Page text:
We start Holy Week with Palm Sunday. The liturgy starts with a procession of Palms and people singing Hosanna in the Highest. We are commemorating the triumphal entry of Jesus into Jerusalem. The people are treating Jesus as a King, a Messiah, a Prophet. The liturgy begins in a very joyful way. Then at the Gospel time we read the account of the Passion and Death of Jesus. This is a huge contrast in one liturgy. From joy to sadness, from hope to despair.
Even the children and adults who cried ‘Hosanna’ did not fully understand what they were saying, or the nature of the journey that Jesus was taking. Was he encouraged by their praise?. The religious leaders tried to silence the crowds but Jesus replied that the rocks would take up the chant if the children were silenced. Jesus usually shied away from public hero worship but he allowed this and even said it should not be silenced. There are times when we too need to profess our faith in Jesus publicly and there are times when the occasion cries out for it. In Borehamwood we have a chance to publicly proclaim our faith in Jesus Christ as we have a ’Walk of Witness’ at 11.00am on Good Friday from the Baptist Church in Furzehill Road to St. Teresa’s Church in Shenley Road.
On the Thursday of Holy Week we have a very special celebration of the Last Supper, Maundy Thursday at 8.00pm in SSJF&TM. Here we celebrate the foundation of the Eucharist, the Mass as the ‘Source and Summit’ of our faith. This liturgy contains within it a very special ceremony -’The Washing of the Feet’. Here Jesus teaches us the very difficult commandment, the commandment to love. To love is to sacrifice, to be a servant to others. To take on the lowliest task to be of service to others. To love as I have loved you is to give your life for others as Jesus did. Real discipleship is true, humble service and should be the hallmark of our lived faith.
We move to Good Friday, a day of fasting in honour of the ultimate sacrifice of Jesus offering up his life so that we can be washed of our sins, once and forever. Our Liturgy is at 3.00pm in St. Teresa’s. We are confronted with the Cross. It is held up for us to look at, to bend before, and honour and kiss it. We are to share its power to redeem. We are invited to sink into the mystery of a crucified God whose love shares even into in the brutality we visit upon one another, yet cries out NO! We must confront the Cross and Christ in those among us who suffer. We are a people of the cross and it must be evident in how we live and love and share. The cross has redeemed us.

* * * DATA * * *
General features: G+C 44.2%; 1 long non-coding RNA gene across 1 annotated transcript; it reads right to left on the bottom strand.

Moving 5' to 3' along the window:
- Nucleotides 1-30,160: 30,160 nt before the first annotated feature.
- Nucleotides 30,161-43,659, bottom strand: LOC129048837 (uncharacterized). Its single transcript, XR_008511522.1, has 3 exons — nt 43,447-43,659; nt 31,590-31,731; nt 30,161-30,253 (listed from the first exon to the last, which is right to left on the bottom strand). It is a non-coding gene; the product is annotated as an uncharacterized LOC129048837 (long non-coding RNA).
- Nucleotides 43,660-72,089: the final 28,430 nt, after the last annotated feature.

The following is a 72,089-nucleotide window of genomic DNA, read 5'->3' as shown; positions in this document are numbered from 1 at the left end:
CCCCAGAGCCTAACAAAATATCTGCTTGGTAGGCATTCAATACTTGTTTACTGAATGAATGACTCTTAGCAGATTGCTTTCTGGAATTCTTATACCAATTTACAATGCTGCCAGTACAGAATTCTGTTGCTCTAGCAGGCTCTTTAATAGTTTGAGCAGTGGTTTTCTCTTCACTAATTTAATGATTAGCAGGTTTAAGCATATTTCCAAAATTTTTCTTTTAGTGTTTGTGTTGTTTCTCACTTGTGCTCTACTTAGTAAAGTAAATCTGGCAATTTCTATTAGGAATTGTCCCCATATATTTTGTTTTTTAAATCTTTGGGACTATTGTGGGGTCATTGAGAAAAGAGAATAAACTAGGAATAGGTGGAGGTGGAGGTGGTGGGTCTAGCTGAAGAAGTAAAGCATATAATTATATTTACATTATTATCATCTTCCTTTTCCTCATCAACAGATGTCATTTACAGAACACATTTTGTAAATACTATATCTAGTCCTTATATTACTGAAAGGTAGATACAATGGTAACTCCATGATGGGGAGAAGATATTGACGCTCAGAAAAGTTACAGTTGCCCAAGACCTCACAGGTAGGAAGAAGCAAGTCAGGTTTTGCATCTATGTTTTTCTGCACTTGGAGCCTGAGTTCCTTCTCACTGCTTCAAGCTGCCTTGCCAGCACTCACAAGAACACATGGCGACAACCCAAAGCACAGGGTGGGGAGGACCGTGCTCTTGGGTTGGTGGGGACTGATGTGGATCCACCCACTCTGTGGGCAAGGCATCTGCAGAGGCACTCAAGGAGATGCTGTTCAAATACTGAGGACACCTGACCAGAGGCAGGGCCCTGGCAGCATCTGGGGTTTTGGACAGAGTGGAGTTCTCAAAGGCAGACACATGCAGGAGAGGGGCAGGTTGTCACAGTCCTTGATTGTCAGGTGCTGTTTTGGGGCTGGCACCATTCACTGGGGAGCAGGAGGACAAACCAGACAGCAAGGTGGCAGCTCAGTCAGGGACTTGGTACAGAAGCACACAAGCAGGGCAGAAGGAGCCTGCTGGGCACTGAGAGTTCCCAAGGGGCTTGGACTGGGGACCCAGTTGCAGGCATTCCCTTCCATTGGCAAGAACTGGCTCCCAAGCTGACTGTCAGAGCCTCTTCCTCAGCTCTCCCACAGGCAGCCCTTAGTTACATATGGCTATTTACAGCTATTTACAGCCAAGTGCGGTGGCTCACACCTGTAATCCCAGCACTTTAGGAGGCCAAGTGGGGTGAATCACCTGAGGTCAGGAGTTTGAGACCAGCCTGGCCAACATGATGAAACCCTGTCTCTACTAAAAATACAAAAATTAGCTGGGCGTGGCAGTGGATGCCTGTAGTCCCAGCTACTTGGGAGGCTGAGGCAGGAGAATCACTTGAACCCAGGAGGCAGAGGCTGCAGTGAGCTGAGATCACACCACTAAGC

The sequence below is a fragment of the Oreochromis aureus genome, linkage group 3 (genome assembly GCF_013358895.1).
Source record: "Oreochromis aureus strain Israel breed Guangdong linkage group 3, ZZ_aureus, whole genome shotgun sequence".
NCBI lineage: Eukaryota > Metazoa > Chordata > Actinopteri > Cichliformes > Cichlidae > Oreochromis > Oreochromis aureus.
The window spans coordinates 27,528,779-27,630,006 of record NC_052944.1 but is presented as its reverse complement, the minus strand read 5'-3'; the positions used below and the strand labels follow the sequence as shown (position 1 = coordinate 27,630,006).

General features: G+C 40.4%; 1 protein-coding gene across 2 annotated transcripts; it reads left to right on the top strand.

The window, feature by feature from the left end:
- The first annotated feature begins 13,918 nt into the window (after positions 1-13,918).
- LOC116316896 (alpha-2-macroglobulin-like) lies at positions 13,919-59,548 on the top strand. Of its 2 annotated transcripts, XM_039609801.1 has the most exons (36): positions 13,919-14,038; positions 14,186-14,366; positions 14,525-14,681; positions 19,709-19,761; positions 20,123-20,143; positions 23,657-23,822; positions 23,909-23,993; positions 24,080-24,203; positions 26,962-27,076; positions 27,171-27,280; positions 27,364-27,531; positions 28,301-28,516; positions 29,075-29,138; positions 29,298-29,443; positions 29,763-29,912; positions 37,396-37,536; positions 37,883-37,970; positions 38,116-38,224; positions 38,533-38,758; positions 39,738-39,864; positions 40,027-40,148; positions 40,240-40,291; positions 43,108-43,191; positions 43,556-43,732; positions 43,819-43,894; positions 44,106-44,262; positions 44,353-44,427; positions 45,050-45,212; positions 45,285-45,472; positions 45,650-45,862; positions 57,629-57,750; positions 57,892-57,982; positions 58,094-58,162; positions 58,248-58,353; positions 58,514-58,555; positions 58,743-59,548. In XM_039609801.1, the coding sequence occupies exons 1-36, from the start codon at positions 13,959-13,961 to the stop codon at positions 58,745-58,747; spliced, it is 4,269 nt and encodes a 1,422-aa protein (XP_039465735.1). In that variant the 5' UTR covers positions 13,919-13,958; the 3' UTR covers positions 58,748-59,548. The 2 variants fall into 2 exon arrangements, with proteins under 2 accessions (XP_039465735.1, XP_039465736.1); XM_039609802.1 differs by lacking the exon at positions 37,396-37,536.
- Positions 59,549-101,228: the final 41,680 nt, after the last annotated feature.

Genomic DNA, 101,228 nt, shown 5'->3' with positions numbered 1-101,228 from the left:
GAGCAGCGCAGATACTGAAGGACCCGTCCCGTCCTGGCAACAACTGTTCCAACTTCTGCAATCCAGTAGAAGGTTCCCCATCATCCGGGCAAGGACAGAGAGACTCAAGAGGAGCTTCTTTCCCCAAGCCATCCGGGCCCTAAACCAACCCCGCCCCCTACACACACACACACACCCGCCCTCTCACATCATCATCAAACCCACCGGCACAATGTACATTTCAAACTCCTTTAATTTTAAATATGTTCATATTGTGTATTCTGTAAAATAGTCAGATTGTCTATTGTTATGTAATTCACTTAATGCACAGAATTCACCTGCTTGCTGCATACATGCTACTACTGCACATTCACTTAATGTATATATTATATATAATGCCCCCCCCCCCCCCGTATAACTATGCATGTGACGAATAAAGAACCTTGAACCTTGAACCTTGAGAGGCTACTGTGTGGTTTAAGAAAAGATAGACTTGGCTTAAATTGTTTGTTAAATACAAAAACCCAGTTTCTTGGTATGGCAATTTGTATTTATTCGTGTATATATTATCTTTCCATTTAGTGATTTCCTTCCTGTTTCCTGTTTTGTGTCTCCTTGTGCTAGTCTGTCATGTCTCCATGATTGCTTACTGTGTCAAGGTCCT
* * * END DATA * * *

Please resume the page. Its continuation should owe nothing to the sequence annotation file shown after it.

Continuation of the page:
We move to the Easter Vigil on Saturday Evening at 8.00pm in St. Teresa’s. Here we celebrate the Resurrection, the coming to life, the rising from the dead of Jesus our Saviour. The reading traces our salvation history from Genesis to Jesus rising from the dead. All history has led us to this moment. Resurrection sends Jesus back into the world, and it send us back into the world, unafraid now. He is among the poor, the workers, those unjustly treated, and we are to stand with him and be his hands and feet, his eyes and ears. He cannot wait to come into our lives, he wants us to imitate him in our love and service. We are to draw others to him and the way of life that he has shown us. Ideal moment for people to come in to the Church.